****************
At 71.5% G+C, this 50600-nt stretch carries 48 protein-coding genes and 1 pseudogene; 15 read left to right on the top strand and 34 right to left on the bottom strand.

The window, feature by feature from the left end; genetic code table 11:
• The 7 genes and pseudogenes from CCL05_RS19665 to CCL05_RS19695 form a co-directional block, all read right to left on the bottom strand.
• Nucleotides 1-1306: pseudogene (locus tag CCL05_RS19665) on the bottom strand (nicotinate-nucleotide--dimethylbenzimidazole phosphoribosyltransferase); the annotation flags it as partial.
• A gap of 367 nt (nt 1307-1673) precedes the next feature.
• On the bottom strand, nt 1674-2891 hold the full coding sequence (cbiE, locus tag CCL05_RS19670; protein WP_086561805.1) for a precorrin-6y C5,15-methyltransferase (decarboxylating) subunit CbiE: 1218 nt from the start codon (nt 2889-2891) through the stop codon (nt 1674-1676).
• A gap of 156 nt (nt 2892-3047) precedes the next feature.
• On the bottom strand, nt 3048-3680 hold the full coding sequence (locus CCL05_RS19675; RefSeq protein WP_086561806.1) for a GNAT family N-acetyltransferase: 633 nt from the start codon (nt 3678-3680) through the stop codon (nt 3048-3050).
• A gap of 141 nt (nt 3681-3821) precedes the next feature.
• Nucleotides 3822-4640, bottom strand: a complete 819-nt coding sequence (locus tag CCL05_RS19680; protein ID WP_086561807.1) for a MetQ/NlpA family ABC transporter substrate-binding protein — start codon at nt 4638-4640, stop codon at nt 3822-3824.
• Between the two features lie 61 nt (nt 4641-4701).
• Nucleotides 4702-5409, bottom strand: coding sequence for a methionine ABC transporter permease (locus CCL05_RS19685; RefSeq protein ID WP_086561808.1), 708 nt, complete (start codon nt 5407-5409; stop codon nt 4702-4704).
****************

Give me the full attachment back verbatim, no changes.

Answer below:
At 71.5% G+C, this 50600-nt stretch carries 48 protein-coding genes and 1 pseudogene; 15 read left to right on the top strand and 34 right to left on the bottom strand.

The window, feature by feature from the left end; genetic code table 11:
• The 7 genes and pseudogenes from CCL05_RS19665 to CCL05_RS19695 form a co-directional block, all read right to left on the bottom strand.
• Nucleotides 1-1306: pseudogene (locus tag CCL05_RS19665) on the bottom strand (nicotinate-nucleotide--dimethylbenzimidazole phosphoribosyltransferase); the annotation flags it as partial.
• A gap of 367 nt (nt 1307-1673) precedes the next feature.
• On the bottom strand, nt 1674-2891 hold the full coding sequence (cbiE, locus tag CCL05_RS19670; protein WP_086561805.1) for a precorrin-6y C5,15-methyltransferase (decarboxylating) subunit CbiE: 1218 nt from the start codon (nt 2889-2891) through the stop codon (nt 1674-1676).
• A gap of 156 nt (nt 2892-3047) precedes the next feature.
• On the bottom strand, nt 3048-3680 hold the full coding sequence (locus CCL05_RS19675; RefSeq protein WP_086561806.1) for a GNAT family N-acetyltransferase: 633 nt from the start codon (nt 3678-3680) through the stop codon (nt 3048-3050).
• A gap of 141 nt (nt 3681-3821) precedes the next feature.
• Nucleotides 3822-4640, bottom strand: a complete 819-nt coding sequence (locus tag CCL05_RS19680; protein ID WP_086561807.1) for a MetQ/NlpA family ABC transporter substrate-binding protein — start codon at nt 4638-4640, stop codon at nt 3822-3824.
• Between the two features lie 61 nt (nt 4641-4701).
• Nucleotides 4702-5409, bottom strand: coding sequence for a methionine ABC transporter permease (locus CCL05_RS19685; RefSeq protein ID WP_086561808.1), 708 nt, complete (start codon nt 5407-5409; stop codon nt 4702-4704).